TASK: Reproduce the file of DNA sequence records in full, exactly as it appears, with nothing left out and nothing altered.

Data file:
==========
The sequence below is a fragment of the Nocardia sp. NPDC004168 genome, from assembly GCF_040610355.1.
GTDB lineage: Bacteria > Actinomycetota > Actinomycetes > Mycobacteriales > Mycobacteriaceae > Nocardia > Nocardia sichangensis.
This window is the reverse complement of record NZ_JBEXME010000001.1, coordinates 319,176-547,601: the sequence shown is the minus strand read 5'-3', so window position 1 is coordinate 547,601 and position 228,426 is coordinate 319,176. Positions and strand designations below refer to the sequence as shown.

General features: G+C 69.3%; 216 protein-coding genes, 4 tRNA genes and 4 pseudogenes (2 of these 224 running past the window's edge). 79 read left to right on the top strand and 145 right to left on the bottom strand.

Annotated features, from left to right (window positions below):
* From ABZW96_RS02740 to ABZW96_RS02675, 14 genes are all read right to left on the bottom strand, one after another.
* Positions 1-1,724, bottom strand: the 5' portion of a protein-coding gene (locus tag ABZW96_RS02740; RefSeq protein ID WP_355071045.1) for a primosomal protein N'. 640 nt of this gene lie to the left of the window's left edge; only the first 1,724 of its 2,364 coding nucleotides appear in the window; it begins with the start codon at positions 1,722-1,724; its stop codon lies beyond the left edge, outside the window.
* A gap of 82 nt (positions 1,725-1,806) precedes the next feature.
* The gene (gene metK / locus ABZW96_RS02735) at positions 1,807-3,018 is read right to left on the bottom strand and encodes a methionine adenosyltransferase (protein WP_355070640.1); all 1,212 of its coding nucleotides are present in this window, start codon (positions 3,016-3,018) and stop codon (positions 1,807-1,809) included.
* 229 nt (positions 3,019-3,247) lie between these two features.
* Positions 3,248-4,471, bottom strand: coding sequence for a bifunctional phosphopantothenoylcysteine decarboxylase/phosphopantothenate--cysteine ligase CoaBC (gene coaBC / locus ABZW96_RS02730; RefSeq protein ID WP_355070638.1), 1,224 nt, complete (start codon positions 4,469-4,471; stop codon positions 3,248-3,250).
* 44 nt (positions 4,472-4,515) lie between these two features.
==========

The sequence below is a fragment of the Nocardia sp. NPDC004168 genome, from assembly GCF_040610355.1.
GTDB lineage: Bacteria > Actinomycetota > Actinomycetes > Mycobacteriales > Mycobacteriaceae > Nocardia > Nocardia sichangensis.
This window is the reverse complement of record NZ_JBEXME010000001.1, coordinates 319,176-547,601: the sequence shown is the minus strand read 5'-3', so window position 1 is coordinate 547,601 and position 228,426 is coordinate 319,176. Positions and strand designations below refer to the sequence as shown.

General features: G+C 69.3%; 216 protein-coding genes, 4 tRNA genes and 4 pseudogenes (2 of these 224 running past the window's edge). 79 read left to right on the top strand and 145 right to left on the bottom strand.

Annotated features, from left to right (window positions below):
* From ABZW96_RS02740 to ABZW96_RS02675, 14 genes are all read right to left on the bottom strand, one after another.
* Positions 1-1,724, bottom strand: the 5' portion of a protein-coding gene (locus tag ABZW96_RS02740; RefSeq protein ID WP_355071045.1) for a primosomal protein N'. 640 nt of this gene lie to the left of the window's left edge; only the first 1,724 of its 2,364 coding nucleotides appear in the window; it begins with the start codon at positions 1,722-1,724; its stop codon lies beyond the left edge, outside the window.
* A gap of 82 nt (positions 1,725-1,806) precedes the next feature.
* The gene (gene metK / locus ABZW96_RS02735) at positions 1,807-3,018 is read right to left on the bottom strand and encodes a methionine adenosyltransferase (protein WP_355070640.1); all 1,212 of its coding nucleotides are present in this window, start codon (positions 3,016-3,018) and stop codon (positions 1,807-1,809) included.
* 229 nt (positions 3,019-3,247) lie between these two features.
* Positions 3,248-4,471, bottom strand: coding sequence for a bifunctional phosphopantothenoylcysteine decarboxylase/phosphopantothenate--cysteine ligase CoaBC (gene coaBC / locus ABZW96_RS02730; RefSeq protein ID WP_355070638.1), 1,224 nt, complete (start codon positions 4,469-4,471; stop codon positions 3,248-3,250).
* 44 nt (positions 4,472-4,515) lie between these two features.